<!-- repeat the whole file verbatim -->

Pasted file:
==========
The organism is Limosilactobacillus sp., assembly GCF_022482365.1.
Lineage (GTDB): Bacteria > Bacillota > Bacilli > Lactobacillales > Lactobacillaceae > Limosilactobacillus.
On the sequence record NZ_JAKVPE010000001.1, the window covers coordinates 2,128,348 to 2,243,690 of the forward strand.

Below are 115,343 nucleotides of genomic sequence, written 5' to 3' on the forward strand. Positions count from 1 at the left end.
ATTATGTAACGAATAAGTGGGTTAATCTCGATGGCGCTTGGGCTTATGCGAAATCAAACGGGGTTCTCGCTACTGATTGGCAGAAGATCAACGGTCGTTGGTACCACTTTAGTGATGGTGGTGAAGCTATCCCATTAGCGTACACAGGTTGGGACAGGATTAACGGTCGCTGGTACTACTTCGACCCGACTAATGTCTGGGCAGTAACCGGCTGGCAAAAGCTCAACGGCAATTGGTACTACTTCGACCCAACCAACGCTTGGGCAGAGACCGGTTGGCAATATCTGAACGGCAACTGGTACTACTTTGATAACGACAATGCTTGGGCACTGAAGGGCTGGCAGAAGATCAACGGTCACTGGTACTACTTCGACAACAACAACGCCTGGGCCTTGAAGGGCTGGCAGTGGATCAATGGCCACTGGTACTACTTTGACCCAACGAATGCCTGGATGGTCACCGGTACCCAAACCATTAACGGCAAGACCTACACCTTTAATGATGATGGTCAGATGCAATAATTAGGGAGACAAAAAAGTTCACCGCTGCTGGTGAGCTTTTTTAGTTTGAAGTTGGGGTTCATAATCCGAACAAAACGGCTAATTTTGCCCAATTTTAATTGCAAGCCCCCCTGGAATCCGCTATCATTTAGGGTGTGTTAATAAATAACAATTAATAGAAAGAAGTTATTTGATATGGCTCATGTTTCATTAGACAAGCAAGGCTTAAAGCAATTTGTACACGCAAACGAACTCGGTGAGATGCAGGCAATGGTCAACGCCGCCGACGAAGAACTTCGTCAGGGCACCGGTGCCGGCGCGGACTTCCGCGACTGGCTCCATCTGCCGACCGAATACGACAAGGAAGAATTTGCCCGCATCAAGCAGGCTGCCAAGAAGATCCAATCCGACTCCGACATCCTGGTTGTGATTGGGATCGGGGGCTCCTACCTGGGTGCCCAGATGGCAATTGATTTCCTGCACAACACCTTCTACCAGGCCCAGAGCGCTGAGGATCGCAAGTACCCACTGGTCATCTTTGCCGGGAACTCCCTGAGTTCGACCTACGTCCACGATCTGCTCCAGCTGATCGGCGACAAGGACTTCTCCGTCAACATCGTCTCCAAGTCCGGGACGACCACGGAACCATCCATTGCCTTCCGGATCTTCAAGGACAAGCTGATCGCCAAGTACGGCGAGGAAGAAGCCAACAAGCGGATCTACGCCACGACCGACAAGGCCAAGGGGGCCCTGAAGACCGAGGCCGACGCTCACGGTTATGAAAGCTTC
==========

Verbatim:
The organism is Limosilactobacillus sp., assembly GCF_022482365.1.
Lineage (GTDB): Bacteria > Bacillota > Bacilli > Lactobacillales > Lactobacillaceae > Limosilactobacillus.
On the sequence record NZ_JAKVPE010000001.1, the window covers coordinates 2,128,348 to 2,243,690 of the forward strand.

Below are 115,343 nucleotides of genomic sequence, written 5' to 3' on the forward strand. Positions count from 1 at the left end.
ATTATGTAACGAATAAGTGGGTTAATCTCGATGGCGCTTGGGCTTATGCGAAATCAAACGGGGTTCTCGCTACTGATTGGCAGAAGATCAACGGTCGTTGGTACCACTTTAGTGATGGTGGTGAAGCTATCCCATTAGCGTACACAGGTTGGGACAGGATTAACGGTCGCTGGTACTACTTCGACCCGACTAATGTCTGGGCAGTAACCGGCTGGCAAAAGCTCAACGGCAATTGGTACTACTTCGACCCAACCAACGCTTGGGCAGAGACCGGTTGGCAATATCTGAACGGCAACTGGTACTACTTTGATAACGACAATGCTTGGGCACTGAAGGGCTGGCAGAAGATCAACGGTCACTGGTACTACTTCGACAACAACAACGCCTGGGCCTTGAAGGGCTGGCAGTGGATCAATGGCCACTGGTACTACTTTGACCCAACGAATGCCTGGATGGTCACCGGTACCCAAACCATTAACGGCAAGACCTACACCTTTAATGATGATGGTCAGATGCAATAATTAGGGAGACAAAAAAGTTCACCGCTGCTGGTGAGCTTTTTTAGTTTGAAGTTGGGGTTCATAATCCGAACAAAACGGCTAATTTTGCCCAATTTTAATTGCAAGCCCCCCTGGAATCCGCTATCATTTAGGGTGTGTTAATAAATAACAATTAATAGAAAGAAGTTATTTGATATGGCTCATGTTTCATTAGACAAGCAAGGCTTAAAGCAATTTGTACACGCAAACGAACTCGGTGAGATGCAGGCAATGGTCAACGCCGCCGACGAAGAACTTCGTCAGGGCACCGGTGCCGGCGCGGACTTCCGCGACTGGCTCCATCTGCCGACCGAATACGACAAGGAAGAATTTGCCCGCATCAAGCAGGCTGCCAAGAAGATCCAATCCGACTCCGACATCCTGGTTGTGATTGGGATCGGGGGCTCCTACCTGGGTGCCCAGATGGCAATTGATTTCCTGCACAACACCTTCTACCAGGCCCAGAGCGCTGAGGATCGCAAGTACCCACTGGTCATCTTTGCCGGGAACTCCCTGAGTTCGACCTACGTCCACGATCTGCTCCAGCTGATCGGCGACAAGGACTTCTCCGTCAACATCGTCTCCAAGTCCGGGACGACCACGGAACCATCCATTGCCTTCCGGATCTTCAAGGACAAGCTGATCGCCAAGTACGGCGAGGAAGAAGCCAACAAGCGGATCTACGCCACGACCGACAAGGCCAAGGGGGCCCTGAAGACCGAGGCCGACGCTCACGGTTATGAAAGCTTC